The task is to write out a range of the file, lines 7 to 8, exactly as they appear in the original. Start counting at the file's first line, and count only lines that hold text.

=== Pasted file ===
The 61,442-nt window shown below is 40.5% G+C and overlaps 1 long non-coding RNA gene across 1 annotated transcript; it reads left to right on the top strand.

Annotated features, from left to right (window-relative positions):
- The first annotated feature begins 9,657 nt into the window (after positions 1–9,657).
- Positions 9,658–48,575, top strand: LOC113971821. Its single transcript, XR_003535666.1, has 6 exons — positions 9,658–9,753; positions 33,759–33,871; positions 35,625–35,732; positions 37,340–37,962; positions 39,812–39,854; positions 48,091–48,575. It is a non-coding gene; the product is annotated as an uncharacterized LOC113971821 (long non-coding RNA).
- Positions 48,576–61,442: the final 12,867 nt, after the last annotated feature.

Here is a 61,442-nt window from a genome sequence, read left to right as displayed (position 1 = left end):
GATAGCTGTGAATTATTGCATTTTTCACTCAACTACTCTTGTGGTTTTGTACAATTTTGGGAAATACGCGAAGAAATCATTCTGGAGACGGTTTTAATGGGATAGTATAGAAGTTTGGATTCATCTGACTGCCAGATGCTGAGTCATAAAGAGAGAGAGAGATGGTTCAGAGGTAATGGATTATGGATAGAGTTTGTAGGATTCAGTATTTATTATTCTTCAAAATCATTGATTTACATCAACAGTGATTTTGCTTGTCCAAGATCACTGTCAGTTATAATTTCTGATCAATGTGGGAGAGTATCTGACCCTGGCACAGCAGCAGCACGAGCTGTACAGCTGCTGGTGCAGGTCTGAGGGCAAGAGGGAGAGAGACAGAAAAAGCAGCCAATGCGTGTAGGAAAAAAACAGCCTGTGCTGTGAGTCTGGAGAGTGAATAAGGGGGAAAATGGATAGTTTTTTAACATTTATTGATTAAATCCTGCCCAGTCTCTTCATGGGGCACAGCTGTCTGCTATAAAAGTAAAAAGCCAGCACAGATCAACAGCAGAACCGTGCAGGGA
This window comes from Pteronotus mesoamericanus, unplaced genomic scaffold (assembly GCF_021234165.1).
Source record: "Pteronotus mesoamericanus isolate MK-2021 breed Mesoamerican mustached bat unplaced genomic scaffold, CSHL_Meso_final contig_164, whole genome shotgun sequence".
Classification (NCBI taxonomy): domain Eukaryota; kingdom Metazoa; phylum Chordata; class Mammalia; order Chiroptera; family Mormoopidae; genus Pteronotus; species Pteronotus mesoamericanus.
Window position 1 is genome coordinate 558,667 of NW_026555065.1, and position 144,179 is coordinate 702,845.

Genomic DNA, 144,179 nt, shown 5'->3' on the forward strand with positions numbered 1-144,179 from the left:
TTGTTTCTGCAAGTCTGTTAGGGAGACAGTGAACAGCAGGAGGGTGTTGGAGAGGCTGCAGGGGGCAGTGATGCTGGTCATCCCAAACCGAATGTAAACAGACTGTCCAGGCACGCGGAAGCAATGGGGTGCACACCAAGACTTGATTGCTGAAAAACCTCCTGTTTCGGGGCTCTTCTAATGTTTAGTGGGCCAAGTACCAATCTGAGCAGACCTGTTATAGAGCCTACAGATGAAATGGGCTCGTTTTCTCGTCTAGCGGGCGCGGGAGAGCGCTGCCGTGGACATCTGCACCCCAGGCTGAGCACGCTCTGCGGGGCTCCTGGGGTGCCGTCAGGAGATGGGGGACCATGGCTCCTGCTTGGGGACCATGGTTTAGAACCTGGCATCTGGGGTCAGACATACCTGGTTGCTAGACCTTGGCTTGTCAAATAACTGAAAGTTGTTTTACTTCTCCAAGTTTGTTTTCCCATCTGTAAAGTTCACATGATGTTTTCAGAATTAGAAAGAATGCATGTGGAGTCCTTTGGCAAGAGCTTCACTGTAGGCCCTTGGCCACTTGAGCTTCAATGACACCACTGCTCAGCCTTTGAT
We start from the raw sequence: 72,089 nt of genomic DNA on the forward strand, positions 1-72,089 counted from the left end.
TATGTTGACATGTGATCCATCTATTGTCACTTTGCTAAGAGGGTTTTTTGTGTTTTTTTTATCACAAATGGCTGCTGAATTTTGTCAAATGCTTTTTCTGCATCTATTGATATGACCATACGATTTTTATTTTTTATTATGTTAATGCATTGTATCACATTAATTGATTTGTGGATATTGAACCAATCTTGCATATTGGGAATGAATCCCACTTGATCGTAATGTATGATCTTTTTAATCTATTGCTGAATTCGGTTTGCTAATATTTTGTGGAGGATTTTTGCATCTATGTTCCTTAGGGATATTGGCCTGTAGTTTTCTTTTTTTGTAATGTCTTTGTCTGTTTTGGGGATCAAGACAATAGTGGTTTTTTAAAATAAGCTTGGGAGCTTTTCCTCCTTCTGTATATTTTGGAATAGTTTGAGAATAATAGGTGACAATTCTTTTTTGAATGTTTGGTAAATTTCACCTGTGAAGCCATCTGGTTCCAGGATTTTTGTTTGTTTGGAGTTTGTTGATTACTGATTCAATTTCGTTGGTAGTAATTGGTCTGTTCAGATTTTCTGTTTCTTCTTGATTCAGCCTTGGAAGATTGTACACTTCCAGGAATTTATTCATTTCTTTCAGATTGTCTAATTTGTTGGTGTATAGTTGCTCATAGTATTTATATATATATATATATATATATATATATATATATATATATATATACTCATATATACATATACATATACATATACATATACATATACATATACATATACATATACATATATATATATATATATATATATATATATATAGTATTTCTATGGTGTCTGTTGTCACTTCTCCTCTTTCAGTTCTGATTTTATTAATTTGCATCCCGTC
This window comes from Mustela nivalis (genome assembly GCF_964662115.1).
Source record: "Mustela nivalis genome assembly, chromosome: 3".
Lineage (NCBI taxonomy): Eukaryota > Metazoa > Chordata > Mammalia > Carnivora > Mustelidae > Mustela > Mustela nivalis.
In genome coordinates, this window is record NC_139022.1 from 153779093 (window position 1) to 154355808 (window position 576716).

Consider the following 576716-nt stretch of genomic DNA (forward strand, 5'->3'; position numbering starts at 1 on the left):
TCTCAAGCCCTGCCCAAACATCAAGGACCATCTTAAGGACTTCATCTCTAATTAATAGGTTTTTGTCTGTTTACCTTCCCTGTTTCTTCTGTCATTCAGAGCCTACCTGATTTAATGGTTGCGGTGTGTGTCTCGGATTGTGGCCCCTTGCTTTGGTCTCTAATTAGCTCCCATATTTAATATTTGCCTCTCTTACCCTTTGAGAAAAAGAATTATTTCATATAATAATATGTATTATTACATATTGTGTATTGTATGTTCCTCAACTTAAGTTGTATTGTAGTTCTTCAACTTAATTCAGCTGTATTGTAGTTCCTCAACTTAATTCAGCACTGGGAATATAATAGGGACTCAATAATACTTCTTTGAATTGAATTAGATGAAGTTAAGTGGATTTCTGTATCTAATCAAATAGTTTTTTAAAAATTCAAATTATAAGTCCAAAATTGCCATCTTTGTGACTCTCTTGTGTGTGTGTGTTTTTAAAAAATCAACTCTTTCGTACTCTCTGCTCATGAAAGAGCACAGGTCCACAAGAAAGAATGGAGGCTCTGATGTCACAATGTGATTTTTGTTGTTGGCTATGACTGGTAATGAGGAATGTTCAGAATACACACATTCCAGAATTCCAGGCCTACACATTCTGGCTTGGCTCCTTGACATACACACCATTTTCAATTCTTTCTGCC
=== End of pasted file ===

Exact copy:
GATAGCTGTGAATTATTGCATTTTTCACTCAACTACTCTTGTGGTTTTGTACAATTTTGGGAAATACGCGAAGAAATCATTCTGGAGACGGTTTTAATGGGATAGTATAGAAGTTTGGATTCATCTGACTGCCAGATGCTGAGTCATAAAGAGAGAGAGAGATGGTTCAGAGGTAATGGATTATGGATAGAGTTTGTAGGATTCAGTATTTATTATTCTTCAAAATCATTGATTTACATCAACAGTGATTTTGCTTGTCCAAGATCACTGTCAGTTATAATTTCTGATCAATGTGGGAGAGTATCTGACCCTGGCACAGCAGCAGCACGAGCTGTACAGCTGCTGGTGCAGGTCTGAGGGCAAGAGGGAGAGAGACAGAAAAAGCAGCCAATGCGTGTAGGAAAAAAACAGCCTGTGCTGTGAGTCTGGAGAGTGAATAAGGGGGAAAATGGATAGTTTTTTAACATTTATTGATTAAATCCTGCCCAGTCTCTTCATGGGGCACAGCTGTCTGCTATAAAAGTAAAAAGCCAGCACAGATCAACAGCAGAACCGTGCAGGGA
This window comes from Pteronotus mesoamericanus, unplaced genomic scaffold (assembly GCF_021234165.1).